For Wall Street bankers and investors prospecting for municipal-bond deals at a conference in Texas, Michael Phemister promised them a gusher.
The vice president for treasury management at DFW International Airport said he's planning to sell between $10 billion and $11 billion in bonds over the next five to seven years to add capacity to an airport that serves one of the fastest-growing areas of the nation.
"Our airfield is in pretty good shape, but we're out of gates again," Phemister said at a bond buyer conference in Dallas.
DFW will join a surge of U.S. airports that have issued debt this year. In an arms race to expand and improve terminals, bonds issued by airports are up more than 30 percent this year to $13.7 billion. Issuing airports include those in Denver, New York, Los Angeles, San Francisco and Salt Lake City.
The increase stands in contrast to the rest of the municipal bond market, where debt sales dropped this year after interest rates rose and the federal tax overhaul pulled subsidies from a key type of refinancing.
Half of the DFW Airport bonds will be for airfield and terminal improvements, with the rest going to refinance existing debt, Phemister said. The first refinancing issue is tentatively planned for next summer to retire $1.3 billion of higher-cost debt. The airport has the option to call about $5.2 billion through 2023. Phemister also said a large portion of the debt was going to be subject to federal income taxes, instead of tax-exempt or alternative-minimum-tax bonds.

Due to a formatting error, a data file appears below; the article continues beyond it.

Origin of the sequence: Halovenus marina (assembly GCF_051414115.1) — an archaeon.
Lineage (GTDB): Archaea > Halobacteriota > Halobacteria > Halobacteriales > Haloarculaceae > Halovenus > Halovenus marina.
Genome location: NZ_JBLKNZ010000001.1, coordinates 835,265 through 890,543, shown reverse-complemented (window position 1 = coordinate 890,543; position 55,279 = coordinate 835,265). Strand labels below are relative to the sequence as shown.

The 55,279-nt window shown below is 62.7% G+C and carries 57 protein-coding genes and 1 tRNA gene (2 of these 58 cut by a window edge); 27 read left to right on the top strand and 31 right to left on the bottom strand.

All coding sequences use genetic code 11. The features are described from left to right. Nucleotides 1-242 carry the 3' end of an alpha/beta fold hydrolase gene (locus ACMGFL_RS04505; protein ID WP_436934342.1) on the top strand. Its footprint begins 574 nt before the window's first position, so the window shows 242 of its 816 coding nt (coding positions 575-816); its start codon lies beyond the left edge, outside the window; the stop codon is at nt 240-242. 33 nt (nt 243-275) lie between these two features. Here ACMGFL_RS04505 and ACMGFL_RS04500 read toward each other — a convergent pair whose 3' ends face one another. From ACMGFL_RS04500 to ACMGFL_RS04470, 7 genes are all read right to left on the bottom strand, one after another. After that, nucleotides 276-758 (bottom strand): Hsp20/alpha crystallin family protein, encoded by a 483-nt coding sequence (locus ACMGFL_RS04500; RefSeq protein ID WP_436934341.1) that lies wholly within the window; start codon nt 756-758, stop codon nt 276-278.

"The difference in yields between AMT and taxable we believe to be marginal, and they're just going to get tighter," he said.
Any bond sales by DFW Airport must be approved by the airport's board of directors and the city councils of Dallas and Fort Worth. The bonds would ultimately be repaid by airlines through terminal leases and landing fees.
The airport completed a multibillion-dollar renovation of three of its terminals in 2017 and is now working on rebuilding one of its major runways. New end-around taxiways are planned to help reduce congestion on the airfield, and airport officials say roads, bridges and other infrastructure will also need to be updated in coming years.
By issuing bonds as taxable securities, the airport hopes to draw interest from international buyers, who are looking abroad for high-grade bonds because debt yields across much of Europe and Asia are well below those in the United States. Foreign investment in municipal debt has been increasing, giving overseas buyers a small but growing segment of the market.
Phemister said he met with over 25 investors during a two-week trip to court foreign buyers in Europe and Asia, making stops in London, Paris, Seoul and Taipei "to talk to them about the U.S. airport credit and how we have never defaulted." The airport aims to get about 20 percent in international participation in the first issue of taxable bonds.
A 10-year capital plan is being negotiated with the carriers, including American Airlines, which has its home base at DFW Airport, according to 2017 financial statements. Proposed projects include a new $2.5 billion terminal and $1.5 billion for airfield improvements. DFW has five terminals now.
"Before any of that takes place, we have to reach an agreement with our airline partners on a new use agreement which will help us define what the big capital projects would be," airport spokesman Casey Norton said. "The potential of a future Terminal F is part of those discussions."
The airport is also considering a multibillion-dollar sale of short-term debt to help finance its operations.
"One billion dollars will get you noticed," Phemister said of such commercial paper sales. "We hope to bring $1 billion deals once a year over the next four to five years."